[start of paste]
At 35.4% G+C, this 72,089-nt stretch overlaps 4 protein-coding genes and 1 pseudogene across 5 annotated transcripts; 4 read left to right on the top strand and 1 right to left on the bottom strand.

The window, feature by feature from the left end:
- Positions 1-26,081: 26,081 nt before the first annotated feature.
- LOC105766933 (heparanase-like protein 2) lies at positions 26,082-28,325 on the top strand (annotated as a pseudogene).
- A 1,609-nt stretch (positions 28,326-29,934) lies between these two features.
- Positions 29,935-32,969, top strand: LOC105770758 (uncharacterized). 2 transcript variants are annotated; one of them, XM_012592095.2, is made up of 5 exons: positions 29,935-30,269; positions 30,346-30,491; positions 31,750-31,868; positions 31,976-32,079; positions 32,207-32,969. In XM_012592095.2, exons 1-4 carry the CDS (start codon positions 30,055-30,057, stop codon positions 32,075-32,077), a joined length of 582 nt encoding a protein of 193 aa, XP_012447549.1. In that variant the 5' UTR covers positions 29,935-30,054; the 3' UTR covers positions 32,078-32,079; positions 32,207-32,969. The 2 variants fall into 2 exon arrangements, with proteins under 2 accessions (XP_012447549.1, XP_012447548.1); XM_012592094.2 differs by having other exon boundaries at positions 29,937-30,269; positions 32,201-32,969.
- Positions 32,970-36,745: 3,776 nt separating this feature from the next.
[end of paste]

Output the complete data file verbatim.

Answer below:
At 35.4% G+C, this 72,089-nt stretch overlaps 4 protein-coding genes and 1 pseudogene across 5 annotated transcripts; 4 read left to right on the top strand and 1 right to left on the bottom strand.

The window, feature by feature from the left end:
- Positions 1-26,081: 26,081 nt before the first annotated feature.
- LOC105766933 (heparanase-like protein 2) lies at positions 26,082-28,325 on the top strand (annotated as a pseudogene).
- A 1,609-nt stretch (positions 28,326-29,934) lies between these two features.
- Positions 29,935-32,969, top strand: LOC105770758 (uncharacterized). 2 transcript variants are annotated; one of them, XM_012592095.2, is made up of 5 exons: positions 29,935-30,269; positions 30,346-30,491; positions 31,750-31,868; positions 31,976-32,079; positions 32,207-32,969. In XM_012592095.2, exons 1-4 carry the CDS (start codon positions 30,055-30,057, stop codon positions 32,075-32,077), a joined length of 582 nt encoding a protein of 193 aa, XP_012447549.1. In that variant the 5' UTR covers positions 29,935-30,054; the 3' UTR covers positions 32,078-32,079; positions 32,207-32,969. The 2 variants fall into 2 exon arrangements, with proteins under 2 accessions (XP_012447549.1, XP_012447548.1); XM_012592094.2 differs by having other exon boundaries at positions 29,937-30,269; positions 32,201-32,969.
- Positions 32,970-36,745: 3,776 nt separating this feature from the next.